Eddie O’Sullivan was Gatland’s right-hand-man in 2000 and knew Ireland had a reputation for running out of steam. So the game-plan was changed that year, everything now based around getting quick ball off the set-piece, getting these new, exciting backs to attack space. O’Driscoll was unstoppable under the Parisian sun in March 2000, scoring three tries.

Keith Wood
Ireland have broken down barriers throughout the 21st century, beating England in 2001 (Photo by ODD ANDERSEN/AFP via Getty Images)

Ireland won, their first victory in Paris since 1972, the first of a series of breakthrough wins. They kept on coming. They beat England in 2001 for the first time in seven years, Australia in 2002 for the first time in 23; South Africa in ‘04 for the first time in 39 seasons; the 2009 grand slam was their first since 1948; New Zealand were finally conquered after 111 years of trying in 2016, an inaugural away win came in South Africa that same year, and that’s before we mention the series wins over Australia (2018) and New Zealand (2022).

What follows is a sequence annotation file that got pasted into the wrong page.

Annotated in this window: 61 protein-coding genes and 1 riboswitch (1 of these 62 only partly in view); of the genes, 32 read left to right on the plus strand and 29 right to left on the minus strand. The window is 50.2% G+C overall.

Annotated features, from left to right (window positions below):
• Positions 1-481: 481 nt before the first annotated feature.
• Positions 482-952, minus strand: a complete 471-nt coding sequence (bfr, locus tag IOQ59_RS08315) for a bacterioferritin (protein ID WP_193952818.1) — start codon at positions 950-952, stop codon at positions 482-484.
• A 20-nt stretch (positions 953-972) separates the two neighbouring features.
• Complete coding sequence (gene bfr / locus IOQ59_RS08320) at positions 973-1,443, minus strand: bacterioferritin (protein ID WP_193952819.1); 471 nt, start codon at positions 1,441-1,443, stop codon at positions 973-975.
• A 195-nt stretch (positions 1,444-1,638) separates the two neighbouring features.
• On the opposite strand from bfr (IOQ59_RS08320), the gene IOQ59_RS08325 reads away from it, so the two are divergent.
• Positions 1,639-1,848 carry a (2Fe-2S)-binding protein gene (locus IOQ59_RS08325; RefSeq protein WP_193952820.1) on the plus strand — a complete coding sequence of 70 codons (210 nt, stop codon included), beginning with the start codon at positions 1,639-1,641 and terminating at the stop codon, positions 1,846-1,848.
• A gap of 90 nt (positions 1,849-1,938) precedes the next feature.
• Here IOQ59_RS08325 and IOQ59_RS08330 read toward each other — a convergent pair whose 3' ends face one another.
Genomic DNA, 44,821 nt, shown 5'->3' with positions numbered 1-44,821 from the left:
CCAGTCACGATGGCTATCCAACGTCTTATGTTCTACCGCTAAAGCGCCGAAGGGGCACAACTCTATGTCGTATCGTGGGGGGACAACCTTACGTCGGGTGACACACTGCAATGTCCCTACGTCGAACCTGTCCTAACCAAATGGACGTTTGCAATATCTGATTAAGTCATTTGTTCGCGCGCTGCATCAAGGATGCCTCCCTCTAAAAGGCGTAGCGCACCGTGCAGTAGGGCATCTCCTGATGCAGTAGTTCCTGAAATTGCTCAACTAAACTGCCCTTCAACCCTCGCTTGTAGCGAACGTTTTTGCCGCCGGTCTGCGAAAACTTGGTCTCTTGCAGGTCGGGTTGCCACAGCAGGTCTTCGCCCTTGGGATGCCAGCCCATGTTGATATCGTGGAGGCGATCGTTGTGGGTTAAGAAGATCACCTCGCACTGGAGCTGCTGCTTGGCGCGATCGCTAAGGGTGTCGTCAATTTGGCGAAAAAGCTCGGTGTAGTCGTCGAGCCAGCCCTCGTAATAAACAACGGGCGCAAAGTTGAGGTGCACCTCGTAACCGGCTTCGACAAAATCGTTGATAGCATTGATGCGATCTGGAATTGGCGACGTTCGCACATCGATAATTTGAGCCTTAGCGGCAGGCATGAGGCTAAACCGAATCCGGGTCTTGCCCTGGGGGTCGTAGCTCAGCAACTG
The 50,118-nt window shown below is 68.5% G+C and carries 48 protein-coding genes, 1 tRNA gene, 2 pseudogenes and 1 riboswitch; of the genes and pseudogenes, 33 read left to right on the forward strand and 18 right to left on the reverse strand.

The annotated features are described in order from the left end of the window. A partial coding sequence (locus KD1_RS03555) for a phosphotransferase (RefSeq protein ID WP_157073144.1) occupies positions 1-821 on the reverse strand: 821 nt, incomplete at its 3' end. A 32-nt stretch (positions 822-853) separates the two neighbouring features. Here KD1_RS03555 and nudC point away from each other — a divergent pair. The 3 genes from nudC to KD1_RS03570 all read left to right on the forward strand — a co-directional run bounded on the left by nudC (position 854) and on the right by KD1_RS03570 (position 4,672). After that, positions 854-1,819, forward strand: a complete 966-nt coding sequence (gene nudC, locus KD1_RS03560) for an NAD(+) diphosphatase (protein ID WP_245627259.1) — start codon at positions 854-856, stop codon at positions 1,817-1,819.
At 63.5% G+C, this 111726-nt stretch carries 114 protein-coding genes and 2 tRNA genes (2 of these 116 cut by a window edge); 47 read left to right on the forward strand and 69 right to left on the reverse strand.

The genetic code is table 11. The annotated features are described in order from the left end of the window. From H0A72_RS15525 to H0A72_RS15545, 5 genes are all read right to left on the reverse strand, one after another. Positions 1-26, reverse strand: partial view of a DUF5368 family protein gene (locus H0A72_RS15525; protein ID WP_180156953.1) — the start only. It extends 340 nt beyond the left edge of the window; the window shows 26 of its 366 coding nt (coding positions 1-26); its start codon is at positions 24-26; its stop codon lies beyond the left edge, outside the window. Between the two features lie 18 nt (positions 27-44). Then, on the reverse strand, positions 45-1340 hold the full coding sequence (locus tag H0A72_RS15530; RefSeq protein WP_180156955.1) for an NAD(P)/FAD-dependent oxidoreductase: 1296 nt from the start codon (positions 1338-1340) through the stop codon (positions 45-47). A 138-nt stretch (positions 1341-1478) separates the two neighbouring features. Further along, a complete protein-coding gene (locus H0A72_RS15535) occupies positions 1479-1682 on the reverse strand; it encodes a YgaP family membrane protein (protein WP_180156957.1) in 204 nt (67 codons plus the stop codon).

But if you could choose one team that has always been there in the seminal moments of this Irish story, you’d opt for France.

Paris in 2000 was where O’Driscoll became Bod; France in 2009 was the launchpad of that year’s Grand Slam, an unforgettable win in Croke Park that set the tone for the season. And Paris was where Ireland sealed their next championship in 2014, O’Driscoll’s farewell game, the Stade de France also the venue when Johnny Sexton landed that kick in February 2018.

We all know what happened when time ticked on to 82.37, 41 phases in, 45 metres out. Even when surrounded by his teammates, Sexton was separate from them, dropping into the pocket, eyes fixed on the ball, focusing on the task.

The clock said 80 minutes and 50 seconds; the scoreboard said France 13-12 Ireland. What did Johnny Sexton say to himself then, on that dank afternoon five years ago? Seconds earlier he was orchestrating this improbable charge, delivering two perfectly placed kicks, eight slickly executed passes and one clear-out in a move that started inside Ireland’s 22.

Now he was struggling, forced to self-medicate.

Another man would have used the pity card; a prima-donna would have listed excuses in his head; an egotist would have waved his hands to his physio. Instead, Johnny Sexton did his own thing, stretching out his leg, calmly placing his two hands on the sole of his boot, jerking it backwards, curing the ailment.